Recycling in general may be somewhat of an annoyance in the beginning. However, like any other good habit, it will take a few times to get into the routine of things. We guarantee that you’ll feel better about yourself by doing your part to preserve the environment and natural resource reserves. At the same time, you’ll be making some extra cash to help pay the bills.

Recycling Paper

Our homes are filled with all kinds of paper and paper-based products. While a lot of our paper waste ends up in the trash, nearly all of it can actually be recycled at your local Las Vegas recycling center. Here’s a look at some of the common paper products you have around your home or office that should be recycled.

Newspapers

Most Americans that subscribe to a daily or weekly newspaper find that new editions arrive much faster than they can be read. Unfortunately, this means that many newspapers end up in the trash or, worse yet, abandoned on the front porch. Recycling newspapers can help to minimize the amount of wasted newsprint accumulated in landfills, which sums up to 30 million trees worth of paper!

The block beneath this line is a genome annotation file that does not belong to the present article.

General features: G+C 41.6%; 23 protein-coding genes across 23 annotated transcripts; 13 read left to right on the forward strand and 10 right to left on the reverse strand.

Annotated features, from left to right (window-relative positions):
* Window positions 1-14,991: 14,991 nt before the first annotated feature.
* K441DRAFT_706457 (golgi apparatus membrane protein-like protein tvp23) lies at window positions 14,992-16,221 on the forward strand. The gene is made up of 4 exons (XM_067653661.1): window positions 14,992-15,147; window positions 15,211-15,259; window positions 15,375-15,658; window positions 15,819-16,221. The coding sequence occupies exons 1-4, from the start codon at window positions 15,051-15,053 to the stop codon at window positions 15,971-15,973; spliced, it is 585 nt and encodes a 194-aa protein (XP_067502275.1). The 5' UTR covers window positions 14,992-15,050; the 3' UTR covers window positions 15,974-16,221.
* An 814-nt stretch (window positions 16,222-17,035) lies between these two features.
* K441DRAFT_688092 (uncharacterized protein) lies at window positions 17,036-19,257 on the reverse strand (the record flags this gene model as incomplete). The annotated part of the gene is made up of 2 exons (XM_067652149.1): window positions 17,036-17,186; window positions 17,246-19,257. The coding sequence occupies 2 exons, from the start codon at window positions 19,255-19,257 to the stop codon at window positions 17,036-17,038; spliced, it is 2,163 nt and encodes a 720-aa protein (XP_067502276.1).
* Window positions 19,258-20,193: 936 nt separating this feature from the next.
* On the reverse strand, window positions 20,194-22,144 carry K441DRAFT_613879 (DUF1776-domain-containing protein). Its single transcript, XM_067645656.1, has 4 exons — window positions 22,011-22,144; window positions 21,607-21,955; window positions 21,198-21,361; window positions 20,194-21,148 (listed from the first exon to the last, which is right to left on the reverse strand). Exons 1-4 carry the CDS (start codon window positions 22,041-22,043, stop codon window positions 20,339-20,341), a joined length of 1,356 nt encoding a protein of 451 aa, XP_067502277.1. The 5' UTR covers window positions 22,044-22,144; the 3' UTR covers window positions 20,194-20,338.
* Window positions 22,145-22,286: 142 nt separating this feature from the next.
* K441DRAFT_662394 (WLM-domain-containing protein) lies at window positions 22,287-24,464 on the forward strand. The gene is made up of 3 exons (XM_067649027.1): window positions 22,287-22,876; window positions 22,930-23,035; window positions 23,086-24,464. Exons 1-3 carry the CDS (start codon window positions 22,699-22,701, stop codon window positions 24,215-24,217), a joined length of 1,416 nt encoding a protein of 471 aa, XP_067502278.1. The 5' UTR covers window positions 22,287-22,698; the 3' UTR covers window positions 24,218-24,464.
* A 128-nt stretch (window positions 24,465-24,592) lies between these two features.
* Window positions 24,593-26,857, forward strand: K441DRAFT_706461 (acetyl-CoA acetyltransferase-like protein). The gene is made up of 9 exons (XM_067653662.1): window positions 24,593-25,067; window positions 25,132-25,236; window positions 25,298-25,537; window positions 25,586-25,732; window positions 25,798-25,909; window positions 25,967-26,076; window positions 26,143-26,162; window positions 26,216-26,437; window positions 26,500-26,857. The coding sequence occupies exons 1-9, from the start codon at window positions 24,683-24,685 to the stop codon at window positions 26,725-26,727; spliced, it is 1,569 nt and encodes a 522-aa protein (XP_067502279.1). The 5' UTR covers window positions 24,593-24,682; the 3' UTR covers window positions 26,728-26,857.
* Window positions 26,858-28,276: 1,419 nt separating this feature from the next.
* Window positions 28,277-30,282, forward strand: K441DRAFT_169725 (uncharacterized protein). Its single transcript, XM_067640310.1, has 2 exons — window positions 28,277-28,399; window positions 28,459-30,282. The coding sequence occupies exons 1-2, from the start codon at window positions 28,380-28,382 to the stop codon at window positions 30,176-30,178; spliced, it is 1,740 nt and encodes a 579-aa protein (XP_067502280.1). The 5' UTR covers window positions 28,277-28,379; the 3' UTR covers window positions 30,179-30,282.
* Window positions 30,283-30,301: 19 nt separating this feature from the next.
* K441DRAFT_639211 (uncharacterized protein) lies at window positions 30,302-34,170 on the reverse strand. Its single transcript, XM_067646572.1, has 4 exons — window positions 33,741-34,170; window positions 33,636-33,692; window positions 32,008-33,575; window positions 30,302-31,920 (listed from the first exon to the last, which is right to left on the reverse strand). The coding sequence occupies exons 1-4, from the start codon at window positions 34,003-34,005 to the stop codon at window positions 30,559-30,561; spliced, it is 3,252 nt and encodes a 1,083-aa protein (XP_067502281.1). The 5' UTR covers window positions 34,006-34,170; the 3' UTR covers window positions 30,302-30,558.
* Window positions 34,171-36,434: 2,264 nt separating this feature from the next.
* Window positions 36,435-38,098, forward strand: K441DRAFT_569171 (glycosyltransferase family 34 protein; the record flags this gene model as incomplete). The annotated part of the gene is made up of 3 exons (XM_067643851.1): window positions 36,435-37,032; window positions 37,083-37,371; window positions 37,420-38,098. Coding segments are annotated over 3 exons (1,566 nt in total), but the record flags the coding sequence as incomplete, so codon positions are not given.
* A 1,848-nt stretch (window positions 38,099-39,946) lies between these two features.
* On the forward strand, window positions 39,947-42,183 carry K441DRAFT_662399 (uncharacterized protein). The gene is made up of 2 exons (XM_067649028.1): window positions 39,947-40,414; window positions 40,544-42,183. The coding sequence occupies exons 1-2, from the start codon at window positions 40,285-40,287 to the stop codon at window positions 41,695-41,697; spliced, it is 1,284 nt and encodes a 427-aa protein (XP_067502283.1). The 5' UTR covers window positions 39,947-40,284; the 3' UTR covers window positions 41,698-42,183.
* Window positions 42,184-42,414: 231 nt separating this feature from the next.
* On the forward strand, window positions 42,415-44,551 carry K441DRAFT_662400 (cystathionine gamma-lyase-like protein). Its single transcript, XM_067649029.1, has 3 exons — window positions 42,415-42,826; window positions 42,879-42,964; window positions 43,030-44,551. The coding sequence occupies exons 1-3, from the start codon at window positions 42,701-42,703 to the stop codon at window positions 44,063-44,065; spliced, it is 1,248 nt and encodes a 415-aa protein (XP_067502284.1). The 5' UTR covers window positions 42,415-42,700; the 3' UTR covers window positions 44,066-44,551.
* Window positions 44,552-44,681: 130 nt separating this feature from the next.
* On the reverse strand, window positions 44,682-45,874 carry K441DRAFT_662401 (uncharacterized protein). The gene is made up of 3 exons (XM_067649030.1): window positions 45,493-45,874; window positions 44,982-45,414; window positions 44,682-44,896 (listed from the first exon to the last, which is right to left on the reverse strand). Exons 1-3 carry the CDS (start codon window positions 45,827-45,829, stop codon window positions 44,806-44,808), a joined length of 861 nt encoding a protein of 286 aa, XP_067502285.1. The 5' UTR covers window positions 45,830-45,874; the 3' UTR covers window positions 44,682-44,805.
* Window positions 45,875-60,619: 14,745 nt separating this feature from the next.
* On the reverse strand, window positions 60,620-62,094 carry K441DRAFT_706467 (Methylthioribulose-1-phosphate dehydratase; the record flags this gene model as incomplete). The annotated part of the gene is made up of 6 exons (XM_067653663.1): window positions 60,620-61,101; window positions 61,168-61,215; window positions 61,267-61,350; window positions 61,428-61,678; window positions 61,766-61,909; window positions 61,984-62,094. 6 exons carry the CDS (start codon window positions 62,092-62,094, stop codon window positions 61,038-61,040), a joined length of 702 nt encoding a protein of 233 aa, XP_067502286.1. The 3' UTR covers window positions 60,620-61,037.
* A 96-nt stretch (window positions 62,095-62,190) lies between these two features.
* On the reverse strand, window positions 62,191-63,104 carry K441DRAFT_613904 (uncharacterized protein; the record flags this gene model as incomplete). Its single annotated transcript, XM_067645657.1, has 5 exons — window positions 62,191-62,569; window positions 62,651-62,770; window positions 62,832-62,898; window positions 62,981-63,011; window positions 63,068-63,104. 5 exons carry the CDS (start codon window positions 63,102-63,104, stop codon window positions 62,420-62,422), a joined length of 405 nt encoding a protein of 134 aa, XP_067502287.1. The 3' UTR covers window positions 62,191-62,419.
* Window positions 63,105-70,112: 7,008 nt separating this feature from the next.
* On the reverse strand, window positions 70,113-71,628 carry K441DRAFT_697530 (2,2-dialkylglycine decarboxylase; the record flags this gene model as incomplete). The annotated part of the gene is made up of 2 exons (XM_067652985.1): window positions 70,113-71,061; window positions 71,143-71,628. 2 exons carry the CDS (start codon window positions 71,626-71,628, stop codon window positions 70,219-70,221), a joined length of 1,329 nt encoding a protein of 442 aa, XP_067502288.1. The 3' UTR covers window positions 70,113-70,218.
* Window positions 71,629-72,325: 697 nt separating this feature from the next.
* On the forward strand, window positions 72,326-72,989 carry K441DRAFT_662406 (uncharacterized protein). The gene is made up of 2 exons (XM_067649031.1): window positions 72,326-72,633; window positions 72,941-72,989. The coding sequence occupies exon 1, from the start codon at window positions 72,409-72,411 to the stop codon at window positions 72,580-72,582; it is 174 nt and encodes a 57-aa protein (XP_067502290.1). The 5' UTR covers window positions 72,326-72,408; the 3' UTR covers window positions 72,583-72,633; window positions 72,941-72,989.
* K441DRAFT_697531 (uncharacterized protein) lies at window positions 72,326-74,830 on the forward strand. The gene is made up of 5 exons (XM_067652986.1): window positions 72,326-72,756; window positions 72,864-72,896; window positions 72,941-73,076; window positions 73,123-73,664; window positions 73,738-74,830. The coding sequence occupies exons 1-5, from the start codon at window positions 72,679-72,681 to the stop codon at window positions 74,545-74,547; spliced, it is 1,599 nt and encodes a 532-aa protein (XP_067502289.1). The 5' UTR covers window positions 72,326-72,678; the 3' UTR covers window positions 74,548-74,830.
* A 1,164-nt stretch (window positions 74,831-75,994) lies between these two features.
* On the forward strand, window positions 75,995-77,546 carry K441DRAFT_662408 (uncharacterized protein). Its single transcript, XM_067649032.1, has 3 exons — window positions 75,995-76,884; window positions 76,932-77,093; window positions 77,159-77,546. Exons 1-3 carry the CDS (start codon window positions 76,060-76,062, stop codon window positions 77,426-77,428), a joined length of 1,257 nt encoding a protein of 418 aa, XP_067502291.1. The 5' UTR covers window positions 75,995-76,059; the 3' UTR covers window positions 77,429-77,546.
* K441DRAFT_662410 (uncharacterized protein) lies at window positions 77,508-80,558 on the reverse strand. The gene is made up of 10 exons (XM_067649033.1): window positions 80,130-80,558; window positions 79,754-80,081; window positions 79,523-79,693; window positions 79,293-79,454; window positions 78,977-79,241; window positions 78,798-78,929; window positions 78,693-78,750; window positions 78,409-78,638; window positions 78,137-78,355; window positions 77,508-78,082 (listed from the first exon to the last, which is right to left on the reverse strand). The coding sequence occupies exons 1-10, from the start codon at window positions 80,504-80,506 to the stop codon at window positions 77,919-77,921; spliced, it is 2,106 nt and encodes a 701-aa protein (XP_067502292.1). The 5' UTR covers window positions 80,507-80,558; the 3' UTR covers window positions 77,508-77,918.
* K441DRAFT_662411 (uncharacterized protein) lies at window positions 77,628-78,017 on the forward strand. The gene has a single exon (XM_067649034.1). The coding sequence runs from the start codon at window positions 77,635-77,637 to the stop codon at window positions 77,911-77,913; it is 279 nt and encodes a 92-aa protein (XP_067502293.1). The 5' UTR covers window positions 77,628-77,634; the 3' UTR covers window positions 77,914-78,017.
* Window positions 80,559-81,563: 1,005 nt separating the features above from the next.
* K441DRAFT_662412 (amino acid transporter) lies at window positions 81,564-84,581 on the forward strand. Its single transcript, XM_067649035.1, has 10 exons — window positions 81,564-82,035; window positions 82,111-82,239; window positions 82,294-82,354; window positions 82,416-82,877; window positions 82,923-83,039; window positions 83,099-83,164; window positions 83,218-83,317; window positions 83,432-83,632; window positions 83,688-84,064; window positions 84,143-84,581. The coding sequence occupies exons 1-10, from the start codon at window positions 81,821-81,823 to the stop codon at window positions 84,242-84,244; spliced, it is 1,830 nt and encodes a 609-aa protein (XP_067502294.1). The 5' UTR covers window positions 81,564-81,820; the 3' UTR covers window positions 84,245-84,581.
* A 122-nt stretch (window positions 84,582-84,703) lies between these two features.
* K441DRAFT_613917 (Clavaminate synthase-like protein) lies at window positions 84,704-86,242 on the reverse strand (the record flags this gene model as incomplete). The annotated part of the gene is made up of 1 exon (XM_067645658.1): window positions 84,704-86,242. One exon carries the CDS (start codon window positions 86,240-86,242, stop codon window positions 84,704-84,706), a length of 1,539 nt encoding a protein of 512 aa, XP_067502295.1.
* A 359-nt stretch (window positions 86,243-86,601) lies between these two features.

Cardboard Boxes

Although cardboard boxes are still ideal for moving and storage, they tend to degrade fairly quickly when left in damp basements or dirty garages. If you’re replacing boxes or upgrading your storage system altogether, have your old cardboard boxes recycled so they can be turned into new paperboard and cardboard boxes.

Old Records

If you hang on to every single letter, paycheck stub, or tax return, your home is probably filled with old records and documents that aren’t really all that important any more. Shredding sensitive documents and recycling these papers will help you to recover space in your home for other items and will make managing your paperwork easier.

Phonebooks

With the Internet widely available, phonebooks are more or less obsolete. But instead of chucking that ugly yellow book in the trash, put it in your recycling bin along with old coupons, store ads, and other unwanted mail items.